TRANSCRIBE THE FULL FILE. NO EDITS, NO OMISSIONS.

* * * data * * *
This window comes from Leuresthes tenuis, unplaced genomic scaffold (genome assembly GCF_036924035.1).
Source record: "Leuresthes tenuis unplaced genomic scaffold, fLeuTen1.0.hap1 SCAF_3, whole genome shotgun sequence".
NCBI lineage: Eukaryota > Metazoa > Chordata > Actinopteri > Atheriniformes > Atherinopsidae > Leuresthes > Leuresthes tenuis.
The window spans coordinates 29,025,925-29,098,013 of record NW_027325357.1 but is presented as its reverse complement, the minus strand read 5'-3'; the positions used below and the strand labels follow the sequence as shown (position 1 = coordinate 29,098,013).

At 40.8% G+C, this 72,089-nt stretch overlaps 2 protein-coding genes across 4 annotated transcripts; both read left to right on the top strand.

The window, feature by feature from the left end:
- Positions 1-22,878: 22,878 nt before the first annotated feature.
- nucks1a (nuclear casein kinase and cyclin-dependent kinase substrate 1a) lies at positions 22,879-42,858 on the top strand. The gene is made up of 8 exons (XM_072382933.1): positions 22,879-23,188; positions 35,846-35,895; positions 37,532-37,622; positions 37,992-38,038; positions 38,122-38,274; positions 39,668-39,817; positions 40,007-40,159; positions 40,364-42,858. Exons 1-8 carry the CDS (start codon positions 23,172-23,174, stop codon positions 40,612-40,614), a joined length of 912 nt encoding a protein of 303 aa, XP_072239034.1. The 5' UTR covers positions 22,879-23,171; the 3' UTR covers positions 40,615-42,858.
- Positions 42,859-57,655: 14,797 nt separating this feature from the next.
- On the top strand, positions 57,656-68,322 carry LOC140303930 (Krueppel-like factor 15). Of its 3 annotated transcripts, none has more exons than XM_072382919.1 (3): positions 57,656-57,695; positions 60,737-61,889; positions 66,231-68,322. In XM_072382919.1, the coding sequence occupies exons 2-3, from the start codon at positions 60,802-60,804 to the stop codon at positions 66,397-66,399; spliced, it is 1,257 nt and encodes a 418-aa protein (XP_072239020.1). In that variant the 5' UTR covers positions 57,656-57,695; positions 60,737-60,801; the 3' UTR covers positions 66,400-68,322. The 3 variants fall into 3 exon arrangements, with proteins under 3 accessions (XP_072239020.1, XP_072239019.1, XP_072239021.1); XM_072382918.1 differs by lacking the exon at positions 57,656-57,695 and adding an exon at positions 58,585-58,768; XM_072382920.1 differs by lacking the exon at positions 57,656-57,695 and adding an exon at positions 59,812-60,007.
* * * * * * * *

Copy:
This window comes from Leuresthes tenuis, unplaced genomic scaffold (genome assembly GCF_036924035.1).
Source record: "Leuresthes tenuis unplaced genomic scaffold, fLeuTen1.0.hap1 SCAF_3, whole genome shotgun sequence".
NCBI lineage: Eukaryota > Metazoa > Chordata > Actinopteri > Atheriniformes > Atherinopsidae > Leuresthes > Leuresthes tenuis.
The window spans coordinates 29,025,925-29,098,013 of record NW_027325357.1 but is presented as its reverse complement, the minus strand read 5'-3'; the positions used below and the strand labels follow the sequence as shown (position 1 = coordinate 29,098,013).

At 40.8% G+C, this 72,089-nt stretch overlaps 2 protein-coding genes across 4 annotated transcripts; both read left to right on the top strand.

The window, feature by feature from the left end:
- Positions 1-22,878: 22,878 nt before the first annotated feature.
- nucks1a (nuclear casein kinase and cyclin-dependent kinase substrate 1a) lies at positions 22,879-42,858 on the top strand. The gene is made up of 8 exons (XM_072382933.1): positions 22,879-23,188; positions 35,846-35,895; positions 37,532-37,622; positions 37,992-38,038; positions 38,122-38,274; positions 39,668-39,817; positions 40,007-40,159; positions 40,364-42,858. Exons 1-8 carry the CDS (start codon positions 23,172-23,174, stop codon positions 40,612-40,614), a joined length of 912 nt encoding a protein of 303 aa, XP_072239034.1. The 5' UTR covers positions 22,879-23,171; the 3' UTR covers positions 40,615-42,858.
- Positions 42,859-57,655: 14,797 nt separating this feature from the next.
- On the top strand, positions 57,656-68,322 carry LOC140303930 (Krueppel-like factor 15). Of its 3 annotated transcripts, none has more exons than XM_072382919.1 (3): positions 57,656-57,695; positions 60,737-61,889; positions 66,231-68,322. In XM_072382919.1, the coding sequence occupies exons 2-3, from the start codon at positions 60,802-60,804 to the stop codon at positions 66,397-66,399; spliced, it is 1,257 nt and encodes a 418-aa protein (XP_072239020.1). In that variant the 5' UTR covers positions 57,656-57,695; positions 60,737-60,801; the 3' UTR covers positions 66,400-68,322. The 3 variants fall into 3 exon arrangements, with proteins under 3 accessions (XP_072239020.1, XP_072239019.1, XP_072239021.1); XM_072382918.1 differs by lacking the exon at positions 57,656-57,695 and adding an exon at positions 58,585-58,768; XM_072382920.1 differs by lacking the exon at positions 57,656-57,695 and adding an exon at positions 59,812-60,007.